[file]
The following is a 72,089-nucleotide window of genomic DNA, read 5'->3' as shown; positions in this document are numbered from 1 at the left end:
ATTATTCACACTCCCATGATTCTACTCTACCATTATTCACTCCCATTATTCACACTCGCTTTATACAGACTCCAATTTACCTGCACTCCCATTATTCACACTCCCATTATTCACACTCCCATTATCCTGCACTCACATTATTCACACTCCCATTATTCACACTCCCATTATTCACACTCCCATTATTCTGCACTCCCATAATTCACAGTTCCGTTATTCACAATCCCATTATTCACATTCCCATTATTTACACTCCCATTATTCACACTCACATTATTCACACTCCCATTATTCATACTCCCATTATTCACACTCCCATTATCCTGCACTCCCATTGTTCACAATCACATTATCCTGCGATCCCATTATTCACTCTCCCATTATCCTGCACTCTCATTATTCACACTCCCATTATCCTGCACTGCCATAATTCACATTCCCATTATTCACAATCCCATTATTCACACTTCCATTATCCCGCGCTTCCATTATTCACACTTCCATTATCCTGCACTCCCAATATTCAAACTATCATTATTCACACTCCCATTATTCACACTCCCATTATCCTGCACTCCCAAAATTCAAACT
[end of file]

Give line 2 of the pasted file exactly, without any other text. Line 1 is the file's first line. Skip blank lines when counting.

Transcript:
ATTATTCACACTCCCATGATTCTACTCTACCATTATTCACTCCCATTATTCACACTCGCTTTATACAGACTCCAATTTACCTGCACTCCCATTATTCACACTCCCATTATTCACACTCCCATTATCCTGCACTCACATTATTCACACTCCCATTATTCACACTCCCATTATTCACACTCCCATTATTCTGCACTCCCATAATTCACAGTTCCGTTATTCACAATCCCATTATTCACATTCCCATTATTTACACTCCCATTATTCACACTCACATTATTCACACTCCCATTATTCATACTCCCATTATTCACACTCCCATTATCCTGCACTCCCATTGTTCACAATCACATTATCCTGCGATCCCATTATTCACTCTCCCATTATCCTGCACTCTCATTATTCACACTCCCATTATCCTGCACTGCCATAATTCACATTCCCATTATTCACAATCCCATTATTCACACTTCCATTATCCCGCGCTTCCATTATTCACACTTCCATTATCCTGCACTCCCAATATTCAAACTATCATTATTCACACTCCCATTATTCACACTCCCATTATCCTGCACTCCCAAAATTCAAACT